Well, it’s the first of our four annual bullfight nights tonight and the city is overrun with peña members whose intentions, as ever, are far more bacchanalian than taurine. It will be a miracle if I get home without being sprayed with wine. Or at least water.
I went today to see a nice little exhibition on Pontevedra’s role in what the Spanish call The War of Independence and others call The Peninsular War. Presumably because Portugal was involved as well. Actually, I went yesterday but either the city Events Guide was wrong in saying it opened on Thursday or there were a couple of days delay in getting it up and running. Happily, eight years here has given me enough command of written Gallego to allow me to read the wall plaques and the item notes but God knows how all the tourists will get on, if they aren’t satisfied with the short brochure in both languages. Anyway, I was intrigued to see references to two Spanish generals with decidedly un-Hispanic surnames. The first was Joachim Blake, who was of Irish descent but who clearly lacked the famed luck of his compatriots. And, as if one Irish-Spanish general wasn’t enough, there was another of the buggers active on the battlefield. This was Luis de Lacy and he was even more unlucky, being executed in Barcelona in 1817.
Talking of Gallego – The new PP government of Galicia recently commissioned a survey of what language parents here want their kids educated in. As for the results, you buys your paper and takes your choice. According to El Mundo, “The majority of parents want all primary education to be in Spanish”; according to El País “Only 20% of parents want their children to be taught exclusively in Spanish” (though they neglected to add that the corresponding number for Gallego was 6%); and the Diario de Pontevedra went with “Galician parents want their children to share Gallego and Spanish”. I don’t know how fair this survey was but on the face of it – and as with the recent regional elections – it doesn’t seem to provide much comfort for those Galician nationalists who want all of us, in effect, to be propelled towards fluency in Gallego.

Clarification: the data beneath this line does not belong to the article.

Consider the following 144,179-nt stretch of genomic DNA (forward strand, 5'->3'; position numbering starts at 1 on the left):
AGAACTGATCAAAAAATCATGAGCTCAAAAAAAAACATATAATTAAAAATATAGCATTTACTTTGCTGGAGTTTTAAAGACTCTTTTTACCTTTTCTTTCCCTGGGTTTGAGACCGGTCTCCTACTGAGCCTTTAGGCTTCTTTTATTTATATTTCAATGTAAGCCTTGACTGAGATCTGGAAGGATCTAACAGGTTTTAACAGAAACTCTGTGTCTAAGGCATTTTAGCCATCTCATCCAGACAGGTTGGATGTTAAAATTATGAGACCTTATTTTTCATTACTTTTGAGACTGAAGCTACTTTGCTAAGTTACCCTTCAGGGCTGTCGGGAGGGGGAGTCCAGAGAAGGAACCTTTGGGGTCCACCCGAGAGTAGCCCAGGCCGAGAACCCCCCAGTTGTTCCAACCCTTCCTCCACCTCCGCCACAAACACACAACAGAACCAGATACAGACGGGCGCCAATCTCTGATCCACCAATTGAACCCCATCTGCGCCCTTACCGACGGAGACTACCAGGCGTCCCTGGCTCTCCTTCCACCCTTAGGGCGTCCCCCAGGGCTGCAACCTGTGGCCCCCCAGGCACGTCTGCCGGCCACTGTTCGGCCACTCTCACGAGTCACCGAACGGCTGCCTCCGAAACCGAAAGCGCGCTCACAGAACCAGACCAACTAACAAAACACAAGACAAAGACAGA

And still on this subject – One of the things that emerged from my re-reading of George Borrow is that the greatest writer in Galician of the 18th century was the so-called Curate of Fruime - Diego Antonio Cernadas y Castro. I also learned of another Gallego writer, Benito Feijoo, said to be Spain’s greatest enlightenment author, whose Teatro Critico Universal is regarded as a great read. I may be very wrong on this but, despite his literary pre-eminence, there doesn’t seem to a street named after him in either Pontevedra or Santiago. Though there is in Oviedo, where he died. And where, by the way, there’s also a bronze statue of Woody Allan.
Finally . . . The last day of July brought with it two well-established Spanish institutions – the mass exodus from the cities and the hike in petrol prices for those departing in cars. Here in Galicia, it's also brought more un-seasonal weather, the tail-end of yet another depression centred on the UK. On the latter, the Sky woman this morning stressed there were two compensations for another weekend of misery:- 1. The pollen count would be very low, and 2. The bad weather would also hit France, North Western Spain and Portugal. I do hope this made everyone in Britain feel at least a bit better.